There are many reasons why a couple would choose to enter a post-nuptial agreement over a pre-nuptial agreement. In some cases, couples deem it more appropriate to deal with such topics post-wedding or after they have established a family life. In other cases, a change in circumstances leads to the desire to draft an agreement.

Whether a post-nuptial agreement is being drafted after the ceremony or many years into the marriage, there can be circumstances during the marriage that make it desirable or necessary to create a specific agreement specifying the division of property or assets will occur.

Certain events such as an inheritance may trigger the need or desire to come up with a written agreement while the couple is happily married, rather than quibble over it when tensions are high and there are a myriad of other issues related to the split.

As with the pre-nuptial agreement, the couple must clearly put everything in writing and have at least two witnesses to the contract. While Georgia courts recognize post-nuptial agreements, they will investigate three areas of consideration before fully enforcing them:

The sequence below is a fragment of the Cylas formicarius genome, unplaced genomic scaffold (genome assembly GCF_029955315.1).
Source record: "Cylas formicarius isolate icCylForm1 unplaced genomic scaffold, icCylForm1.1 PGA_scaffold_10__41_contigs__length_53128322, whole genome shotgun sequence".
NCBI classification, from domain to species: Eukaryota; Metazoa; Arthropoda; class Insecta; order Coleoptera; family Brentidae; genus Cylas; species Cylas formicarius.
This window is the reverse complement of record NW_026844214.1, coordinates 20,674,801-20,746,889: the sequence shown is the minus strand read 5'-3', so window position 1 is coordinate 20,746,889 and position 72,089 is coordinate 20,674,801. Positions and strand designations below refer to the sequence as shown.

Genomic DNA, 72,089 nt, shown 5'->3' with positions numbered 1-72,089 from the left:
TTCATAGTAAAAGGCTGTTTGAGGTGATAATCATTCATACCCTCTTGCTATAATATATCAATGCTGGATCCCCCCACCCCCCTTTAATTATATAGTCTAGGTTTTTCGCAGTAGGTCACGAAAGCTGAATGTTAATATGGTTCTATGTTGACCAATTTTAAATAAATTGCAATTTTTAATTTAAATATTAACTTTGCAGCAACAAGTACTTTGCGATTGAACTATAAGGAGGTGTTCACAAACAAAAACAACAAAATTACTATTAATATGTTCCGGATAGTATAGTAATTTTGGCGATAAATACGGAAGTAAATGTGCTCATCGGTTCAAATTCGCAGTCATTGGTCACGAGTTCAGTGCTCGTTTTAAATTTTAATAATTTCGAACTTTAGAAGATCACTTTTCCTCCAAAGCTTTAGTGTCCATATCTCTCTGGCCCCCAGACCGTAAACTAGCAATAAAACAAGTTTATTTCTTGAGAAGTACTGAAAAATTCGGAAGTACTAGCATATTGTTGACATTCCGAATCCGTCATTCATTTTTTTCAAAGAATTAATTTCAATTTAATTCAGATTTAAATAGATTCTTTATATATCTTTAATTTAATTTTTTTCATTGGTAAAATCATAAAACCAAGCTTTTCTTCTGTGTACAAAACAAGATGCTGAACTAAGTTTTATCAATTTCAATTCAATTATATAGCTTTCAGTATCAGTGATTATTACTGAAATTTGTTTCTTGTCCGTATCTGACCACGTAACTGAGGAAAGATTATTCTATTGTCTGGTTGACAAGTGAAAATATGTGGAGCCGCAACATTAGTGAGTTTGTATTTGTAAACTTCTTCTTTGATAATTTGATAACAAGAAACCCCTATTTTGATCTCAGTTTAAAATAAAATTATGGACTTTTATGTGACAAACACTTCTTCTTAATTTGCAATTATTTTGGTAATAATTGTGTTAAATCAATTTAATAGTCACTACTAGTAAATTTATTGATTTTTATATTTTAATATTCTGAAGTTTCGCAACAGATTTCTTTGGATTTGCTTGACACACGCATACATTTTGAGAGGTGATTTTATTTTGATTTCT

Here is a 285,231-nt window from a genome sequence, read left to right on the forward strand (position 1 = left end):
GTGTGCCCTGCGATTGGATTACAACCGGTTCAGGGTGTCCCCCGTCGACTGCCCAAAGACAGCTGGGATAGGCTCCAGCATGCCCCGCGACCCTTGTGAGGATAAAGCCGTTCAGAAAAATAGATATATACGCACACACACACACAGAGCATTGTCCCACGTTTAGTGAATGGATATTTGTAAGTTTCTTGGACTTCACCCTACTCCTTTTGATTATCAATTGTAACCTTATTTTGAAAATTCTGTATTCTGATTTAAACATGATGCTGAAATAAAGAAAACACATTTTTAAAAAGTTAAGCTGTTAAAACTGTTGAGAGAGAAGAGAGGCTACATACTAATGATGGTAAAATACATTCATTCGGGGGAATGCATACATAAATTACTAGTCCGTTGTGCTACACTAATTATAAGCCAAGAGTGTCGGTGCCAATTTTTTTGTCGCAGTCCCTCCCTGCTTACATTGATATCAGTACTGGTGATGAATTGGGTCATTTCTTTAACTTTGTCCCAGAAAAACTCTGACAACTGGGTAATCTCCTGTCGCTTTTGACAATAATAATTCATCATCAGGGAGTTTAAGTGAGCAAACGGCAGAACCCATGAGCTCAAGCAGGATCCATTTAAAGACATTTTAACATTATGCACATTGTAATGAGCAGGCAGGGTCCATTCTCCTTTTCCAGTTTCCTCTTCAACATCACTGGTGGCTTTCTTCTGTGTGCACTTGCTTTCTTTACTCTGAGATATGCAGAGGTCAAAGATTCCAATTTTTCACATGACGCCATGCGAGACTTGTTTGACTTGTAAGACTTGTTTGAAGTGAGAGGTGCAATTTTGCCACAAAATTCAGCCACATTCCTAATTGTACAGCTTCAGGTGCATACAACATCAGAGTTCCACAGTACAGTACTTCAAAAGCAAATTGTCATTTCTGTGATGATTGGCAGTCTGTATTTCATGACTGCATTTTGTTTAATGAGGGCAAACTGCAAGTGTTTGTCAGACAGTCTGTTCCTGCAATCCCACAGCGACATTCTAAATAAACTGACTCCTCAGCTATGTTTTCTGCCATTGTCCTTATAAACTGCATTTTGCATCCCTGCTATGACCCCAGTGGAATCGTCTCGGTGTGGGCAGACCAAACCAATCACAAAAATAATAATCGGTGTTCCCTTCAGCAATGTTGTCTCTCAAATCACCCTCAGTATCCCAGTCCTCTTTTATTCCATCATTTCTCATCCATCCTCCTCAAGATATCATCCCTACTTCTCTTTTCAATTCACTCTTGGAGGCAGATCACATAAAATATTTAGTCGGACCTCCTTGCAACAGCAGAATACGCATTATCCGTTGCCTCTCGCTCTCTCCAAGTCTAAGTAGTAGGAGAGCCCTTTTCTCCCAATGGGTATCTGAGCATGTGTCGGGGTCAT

1. Was there fraud, duress, mistake, misinterpretation, or non-disclosure employed in the process of obtaining the agreement of the other spouse?
  2. Is the agreement so unfair so as to be considered unreasonable?
  3. Have the circumstances changed since the agreement was executed so that the enforcement of it would be unfair and unconscionable?

If the answer to all of the questions above is no, then the court will likely enforce the agreement wholly.

A post-nuptial agreement can also be of use in the event of death of one of the spouses. It will dictate the division of property and assets in this case, thus greatly simplifying the probate process and/or effectively eliminating will contests.

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